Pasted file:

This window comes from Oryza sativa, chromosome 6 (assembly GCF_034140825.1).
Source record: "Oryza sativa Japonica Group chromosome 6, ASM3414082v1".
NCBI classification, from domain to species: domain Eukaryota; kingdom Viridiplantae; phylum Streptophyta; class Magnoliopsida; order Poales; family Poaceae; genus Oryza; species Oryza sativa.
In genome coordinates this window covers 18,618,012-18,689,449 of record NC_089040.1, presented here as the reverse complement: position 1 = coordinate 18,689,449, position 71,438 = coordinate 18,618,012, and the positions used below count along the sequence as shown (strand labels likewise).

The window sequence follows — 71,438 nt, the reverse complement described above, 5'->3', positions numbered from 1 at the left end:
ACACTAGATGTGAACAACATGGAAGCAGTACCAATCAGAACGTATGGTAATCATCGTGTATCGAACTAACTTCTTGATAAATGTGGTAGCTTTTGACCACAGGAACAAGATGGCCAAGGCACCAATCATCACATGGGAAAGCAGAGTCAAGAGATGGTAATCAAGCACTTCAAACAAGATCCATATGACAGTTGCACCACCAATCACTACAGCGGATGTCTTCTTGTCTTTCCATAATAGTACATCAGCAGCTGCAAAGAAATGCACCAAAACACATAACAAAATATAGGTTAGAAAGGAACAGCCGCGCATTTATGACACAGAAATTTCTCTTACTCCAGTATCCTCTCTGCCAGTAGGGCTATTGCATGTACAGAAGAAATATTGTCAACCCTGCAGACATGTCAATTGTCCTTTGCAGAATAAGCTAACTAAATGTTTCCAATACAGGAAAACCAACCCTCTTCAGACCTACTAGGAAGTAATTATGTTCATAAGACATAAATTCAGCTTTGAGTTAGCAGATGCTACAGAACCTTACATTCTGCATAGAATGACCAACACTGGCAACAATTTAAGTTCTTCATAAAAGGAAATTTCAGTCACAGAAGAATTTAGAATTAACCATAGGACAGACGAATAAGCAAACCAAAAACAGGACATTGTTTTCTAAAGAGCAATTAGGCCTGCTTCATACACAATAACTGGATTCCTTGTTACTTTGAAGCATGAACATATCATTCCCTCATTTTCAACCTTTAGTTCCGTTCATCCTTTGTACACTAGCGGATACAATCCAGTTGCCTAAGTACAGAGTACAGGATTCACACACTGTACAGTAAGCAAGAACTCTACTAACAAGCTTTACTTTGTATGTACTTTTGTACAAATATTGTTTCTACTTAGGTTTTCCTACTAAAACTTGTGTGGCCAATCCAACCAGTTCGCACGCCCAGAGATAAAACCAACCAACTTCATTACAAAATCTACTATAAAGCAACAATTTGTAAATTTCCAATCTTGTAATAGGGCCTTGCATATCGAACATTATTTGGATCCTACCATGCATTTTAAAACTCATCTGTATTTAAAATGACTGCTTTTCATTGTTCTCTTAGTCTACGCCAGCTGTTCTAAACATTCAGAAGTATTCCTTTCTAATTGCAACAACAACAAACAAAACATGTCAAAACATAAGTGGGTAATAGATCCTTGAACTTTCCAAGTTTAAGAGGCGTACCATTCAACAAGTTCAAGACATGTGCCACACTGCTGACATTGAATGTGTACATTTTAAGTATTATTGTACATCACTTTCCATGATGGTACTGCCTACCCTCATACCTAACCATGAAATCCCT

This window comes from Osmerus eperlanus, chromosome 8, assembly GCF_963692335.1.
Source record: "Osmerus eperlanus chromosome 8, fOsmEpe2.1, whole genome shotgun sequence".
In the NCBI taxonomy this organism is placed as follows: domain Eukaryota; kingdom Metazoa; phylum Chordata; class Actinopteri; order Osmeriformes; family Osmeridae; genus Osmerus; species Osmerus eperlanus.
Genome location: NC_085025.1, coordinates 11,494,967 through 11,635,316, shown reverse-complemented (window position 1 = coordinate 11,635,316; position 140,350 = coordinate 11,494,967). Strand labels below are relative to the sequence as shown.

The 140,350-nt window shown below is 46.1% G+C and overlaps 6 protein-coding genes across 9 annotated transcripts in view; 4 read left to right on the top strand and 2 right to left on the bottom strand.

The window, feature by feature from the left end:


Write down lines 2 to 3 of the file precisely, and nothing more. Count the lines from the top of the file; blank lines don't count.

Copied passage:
Source record: "Oryza sativa Japonica Group chromosome 6, ASM3414082v1".
NCBI classification, from domain to species: domain Eukaryota; kingdom Viridiplantae; phylum Streptophyta; class Magnoliopsida; order Poales; family Poaceae; genus Oryza; species Oryza sativa.